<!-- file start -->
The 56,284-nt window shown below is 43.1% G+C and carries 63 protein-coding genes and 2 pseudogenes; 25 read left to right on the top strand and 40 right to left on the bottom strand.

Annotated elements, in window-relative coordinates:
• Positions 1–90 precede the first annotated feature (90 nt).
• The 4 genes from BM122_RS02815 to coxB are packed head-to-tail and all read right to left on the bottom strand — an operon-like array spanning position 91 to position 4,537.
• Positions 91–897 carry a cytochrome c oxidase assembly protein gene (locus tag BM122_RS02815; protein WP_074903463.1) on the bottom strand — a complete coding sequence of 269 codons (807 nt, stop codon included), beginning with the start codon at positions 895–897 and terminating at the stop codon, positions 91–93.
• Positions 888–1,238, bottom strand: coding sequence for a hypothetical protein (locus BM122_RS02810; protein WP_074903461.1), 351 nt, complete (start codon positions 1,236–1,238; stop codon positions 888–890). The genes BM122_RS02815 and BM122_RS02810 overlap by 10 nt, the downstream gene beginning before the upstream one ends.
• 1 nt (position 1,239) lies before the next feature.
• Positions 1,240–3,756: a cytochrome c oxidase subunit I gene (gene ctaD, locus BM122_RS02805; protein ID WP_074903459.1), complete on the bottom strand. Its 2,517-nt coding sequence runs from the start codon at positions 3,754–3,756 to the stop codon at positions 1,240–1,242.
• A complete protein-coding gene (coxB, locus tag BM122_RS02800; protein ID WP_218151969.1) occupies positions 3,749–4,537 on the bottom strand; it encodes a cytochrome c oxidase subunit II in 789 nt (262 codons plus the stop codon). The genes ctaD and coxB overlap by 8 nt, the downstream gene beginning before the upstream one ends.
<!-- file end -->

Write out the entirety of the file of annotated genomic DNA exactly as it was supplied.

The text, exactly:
The 56,284-nt window shown below is 43.1% G+C and carries 63 protein-coding genes and 2 pseudogenes; 25 read left to right on the top strand and 40 right to left on the bottom strand.

Annotated elements, in window-relative coordinates:
• Positions 1–90 precede the first annotated feature (90 nt).
• The 4 genes from BM122_RS02815 to coxB are packed head-to-tail and all read right to left on the bottom strand — an operon-like array spanning position 91 to position 4,537.
• Positions 91–897 carry a cytochrome c oxidase assembly protein gene (locus tag BM122_RS02815; protein WP_074903463.1) on the bottom strand — a complete coding sequence of 269 codons (807 nt, stop codon included), beginning with the start codon at positions 895–897 and terminating at the stop codon, positions 91–93.
• Positions 888–1,238, bottom strand: coding sequence for a hypothetical protein (locus BM122_RS02810; protein WP_074903461.1), 351 nt, complete (start codon positions 1,236–1,238; stop codon positions 888–890). The genes BM122_RS02815 and BM122_RS02810 overlap by 10 nt, the downstream gene beginning before the upstream one ends.
• 1 nt (position 1,239) lies before the next feature.
• Positions 1,240–3,756: a cytochrome c oxidase subunit I gene (gene ctaD, locus BM122_RS02805; protein ID WP_074903459.1), complete on the bottom strand. Its 2,517-nt coding sequence runs from the start codon at positions 3,754–3,756 to the stop codon at positions 1,240–1,242.
• A complete protein-coding gene (coxB, locus tag BM122_RS02800; protein ID WP_218151969.1) occupies positions 3,749–4,537 on the bottom strand; it encodes a cytochrome c oxidase subunit II in 789 nt (262 codons plus the stop codon). The genes ctaD and coxB overlap by 8 nt, the downstream gene beginning before the upstream one ends.